Archbishop wants group to examine how CofE can use its resources to provide ‘good homes and promote thriving communities’

Archbishop of Canterbury Justin Welby

Archbishop of Canterbury Justin Welby

The Church of England has established a commission to look at how it can contribute to increasing the amount of social housing across the UK.

The 10-member commission includes housing experts, academics and theologians and will meet over the next 18 months to examine, in its own words, how it can build on its own work in housing and contribute to the national debate on policy.

Justin Welby, the archbishop of Canterbury, said the UK’s housing crisis was “one of the major challenges facing this country and it is hitting the poorest the hardest”.

He said the way forward “must involve building communities, not just houses”.

A report produced for the CofE to guide the commission examines half a dozen projects that churches across England are already involved in. These aim to deliver around 600 affordable homes priced at London Living Rent, approximately 65% of market rent.

St George in the East

Hawksmoor’s St George in the East

These include a community land trust scheme for 40 homes on Cable Street, east London, which will be designed by Levitt Bernstein – as well as the long planning struggle by St John’s Hoxton to build affordable flats on its own land.

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Elsewhere in the country, it looks at the case of 23 affordable homes designed by BM3 Architects on the site of an old vicarage in Gloucester – and church involvement in an entire “garden village” designed by JTP on the 205ha Long Marston Airfield site near Stratford-upon-Avon.

As well as small urban sites tucked around city churches, the Church owns 100,000 acres of rural land which the report says is “well-placed to continue delivering new homes and communities across England”.

The CofE’s investment fund managers, the Church Commissioners, are currently bringing forward nearly 60 sites on 6,600 acres around the country for development. This year they have or are seeking planning permission for 9,000 new homes, of which around 2,500 will be “affordable” in line with local authority planning policies.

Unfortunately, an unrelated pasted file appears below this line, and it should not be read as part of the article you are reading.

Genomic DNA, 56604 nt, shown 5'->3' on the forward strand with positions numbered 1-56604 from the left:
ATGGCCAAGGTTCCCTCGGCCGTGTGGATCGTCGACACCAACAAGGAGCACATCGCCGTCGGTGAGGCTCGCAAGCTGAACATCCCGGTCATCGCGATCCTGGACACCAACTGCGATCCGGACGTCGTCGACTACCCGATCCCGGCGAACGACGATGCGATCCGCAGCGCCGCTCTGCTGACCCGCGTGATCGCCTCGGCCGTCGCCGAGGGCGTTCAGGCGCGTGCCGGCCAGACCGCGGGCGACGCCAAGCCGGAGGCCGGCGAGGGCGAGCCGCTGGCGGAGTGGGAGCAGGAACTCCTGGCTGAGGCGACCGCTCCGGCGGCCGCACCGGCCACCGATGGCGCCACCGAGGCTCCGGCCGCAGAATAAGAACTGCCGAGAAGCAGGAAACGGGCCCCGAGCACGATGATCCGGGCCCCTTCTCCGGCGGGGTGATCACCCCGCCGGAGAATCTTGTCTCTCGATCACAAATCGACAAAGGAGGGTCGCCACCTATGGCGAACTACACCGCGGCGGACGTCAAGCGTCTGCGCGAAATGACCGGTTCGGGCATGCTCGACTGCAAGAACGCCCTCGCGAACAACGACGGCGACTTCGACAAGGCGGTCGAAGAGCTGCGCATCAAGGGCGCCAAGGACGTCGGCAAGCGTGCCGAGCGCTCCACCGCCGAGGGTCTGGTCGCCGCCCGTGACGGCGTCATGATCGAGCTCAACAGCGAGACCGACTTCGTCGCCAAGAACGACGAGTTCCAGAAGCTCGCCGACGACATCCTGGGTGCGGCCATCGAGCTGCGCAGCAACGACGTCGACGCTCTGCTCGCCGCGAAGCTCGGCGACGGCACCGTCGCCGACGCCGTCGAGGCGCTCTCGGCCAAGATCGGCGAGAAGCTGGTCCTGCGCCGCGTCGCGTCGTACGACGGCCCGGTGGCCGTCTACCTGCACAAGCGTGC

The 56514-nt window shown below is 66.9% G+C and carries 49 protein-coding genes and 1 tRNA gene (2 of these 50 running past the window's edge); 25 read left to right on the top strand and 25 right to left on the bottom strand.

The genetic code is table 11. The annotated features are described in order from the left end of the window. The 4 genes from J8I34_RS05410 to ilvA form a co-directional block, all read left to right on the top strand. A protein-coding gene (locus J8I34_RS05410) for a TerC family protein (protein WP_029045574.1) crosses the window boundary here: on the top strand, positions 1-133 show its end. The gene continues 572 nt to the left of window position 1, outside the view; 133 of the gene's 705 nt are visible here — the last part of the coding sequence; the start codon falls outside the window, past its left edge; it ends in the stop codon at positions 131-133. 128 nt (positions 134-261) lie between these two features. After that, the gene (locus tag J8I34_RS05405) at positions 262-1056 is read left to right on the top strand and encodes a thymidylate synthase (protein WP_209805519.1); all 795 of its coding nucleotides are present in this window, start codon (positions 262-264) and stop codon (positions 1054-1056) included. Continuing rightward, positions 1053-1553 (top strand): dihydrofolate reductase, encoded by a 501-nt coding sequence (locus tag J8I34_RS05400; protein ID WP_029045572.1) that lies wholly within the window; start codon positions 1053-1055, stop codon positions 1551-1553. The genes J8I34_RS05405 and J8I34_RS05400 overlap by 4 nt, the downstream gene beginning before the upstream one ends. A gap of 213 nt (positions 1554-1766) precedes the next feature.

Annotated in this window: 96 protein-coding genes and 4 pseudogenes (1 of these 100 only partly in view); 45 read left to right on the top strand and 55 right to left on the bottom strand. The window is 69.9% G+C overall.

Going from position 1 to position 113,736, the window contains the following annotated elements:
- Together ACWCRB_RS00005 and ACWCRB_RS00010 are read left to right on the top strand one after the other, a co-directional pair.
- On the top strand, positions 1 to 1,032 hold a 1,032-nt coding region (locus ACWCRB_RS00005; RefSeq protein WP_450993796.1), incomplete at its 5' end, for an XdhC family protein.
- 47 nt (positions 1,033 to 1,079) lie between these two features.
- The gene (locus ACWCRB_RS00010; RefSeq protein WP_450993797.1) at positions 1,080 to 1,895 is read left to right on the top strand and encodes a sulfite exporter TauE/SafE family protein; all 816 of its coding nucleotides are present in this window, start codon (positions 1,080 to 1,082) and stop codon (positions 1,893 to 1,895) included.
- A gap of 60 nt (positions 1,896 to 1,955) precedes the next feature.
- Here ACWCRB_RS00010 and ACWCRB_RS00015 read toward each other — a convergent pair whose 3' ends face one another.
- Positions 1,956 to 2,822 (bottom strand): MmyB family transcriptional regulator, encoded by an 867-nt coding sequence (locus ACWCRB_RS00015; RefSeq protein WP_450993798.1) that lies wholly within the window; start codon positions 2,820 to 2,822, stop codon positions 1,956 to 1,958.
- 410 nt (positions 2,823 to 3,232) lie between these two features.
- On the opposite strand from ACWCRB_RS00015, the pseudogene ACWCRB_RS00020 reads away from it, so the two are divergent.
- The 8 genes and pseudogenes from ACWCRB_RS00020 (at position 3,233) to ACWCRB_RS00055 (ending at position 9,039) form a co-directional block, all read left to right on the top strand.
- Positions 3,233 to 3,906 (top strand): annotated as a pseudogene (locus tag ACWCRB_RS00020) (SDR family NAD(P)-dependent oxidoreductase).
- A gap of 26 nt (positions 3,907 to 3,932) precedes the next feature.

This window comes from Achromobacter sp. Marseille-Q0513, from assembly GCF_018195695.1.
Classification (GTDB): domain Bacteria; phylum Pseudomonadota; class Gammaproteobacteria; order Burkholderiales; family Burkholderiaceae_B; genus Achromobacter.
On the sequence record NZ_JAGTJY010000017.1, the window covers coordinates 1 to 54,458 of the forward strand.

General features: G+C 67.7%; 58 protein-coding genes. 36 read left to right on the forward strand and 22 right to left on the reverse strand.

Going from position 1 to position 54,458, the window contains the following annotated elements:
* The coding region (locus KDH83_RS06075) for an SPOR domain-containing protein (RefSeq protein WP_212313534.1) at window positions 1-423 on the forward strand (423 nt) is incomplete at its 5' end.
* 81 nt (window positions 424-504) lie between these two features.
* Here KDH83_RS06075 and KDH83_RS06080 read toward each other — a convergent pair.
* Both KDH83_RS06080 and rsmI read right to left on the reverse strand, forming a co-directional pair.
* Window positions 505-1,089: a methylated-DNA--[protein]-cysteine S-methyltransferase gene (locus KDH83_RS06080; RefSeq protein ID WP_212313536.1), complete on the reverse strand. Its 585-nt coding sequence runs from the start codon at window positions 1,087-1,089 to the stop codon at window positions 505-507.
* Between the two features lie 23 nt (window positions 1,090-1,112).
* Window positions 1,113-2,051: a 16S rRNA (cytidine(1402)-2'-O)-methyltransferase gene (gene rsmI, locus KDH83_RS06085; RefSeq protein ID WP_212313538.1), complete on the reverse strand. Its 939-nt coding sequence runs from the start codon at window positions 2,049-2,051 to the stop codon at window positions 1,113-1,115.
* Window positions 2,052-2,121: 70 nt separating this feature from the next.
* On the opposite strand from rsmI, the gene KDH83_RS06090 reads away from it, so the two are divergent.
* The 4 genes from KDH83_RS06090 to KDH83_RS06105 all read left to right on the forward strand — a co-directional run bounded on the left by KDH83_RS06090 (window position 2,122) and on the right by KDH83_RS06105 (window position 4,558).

Bishop of Kensington Graham Tomlin, who sits on the new commission, said the Church, working with others, had a significant contribution to make.

He said: “We have land and resources that can be used to help meet the need for more affordable housing. We have social capital that can be used to uphold people’s right to a decent and secure home. We have a long history and expertise in community-building that can be used to shape new developments where people can flourish.”

He expressed hope that the nation might be able to re-claim the purpose of housing, adding: “For if our focus were to be on building good homes and strong communities, not merely units of accommodation, our whole approach to housing policy might be transformed.”

Tomlin, who was one of the more visible community leaders in the aftermath of the Grenfell fire, said that tragedy “served as a stark reminder of how we have marginalised whole sections of the population in sub-standard housing”.


Members of the commission:

  • Charlie Arbuthnot, specialist in the financing of social housing (chair)
  • Graham Tomlin, bishop of Kensington
  • Stephen Backhouse, dean of theology for the local church at Westminster Theological Centre
  • Chris Beales, fellow, Durham University, researching new housing in north east England and how to build good community
  • Lynne Cullens, vicar, vice-chair of National Estate Churches Network and former housing officer
  • Cym D’Souza, chief executive of Arawak Walton Housing Association and member of the Strategic Housing Partnerships in Manchester, Trafford and Stockport
  • Robert Devereux, former permanent secretary, Department of Work and Pensions
  • Gill Payne, National Housing Federation and former operations director for the Commission for Rural Communities
  • Marvin Rees, mayor of Bristol
  • Christine Whitehead, emeritus professor of housing economics at the LSE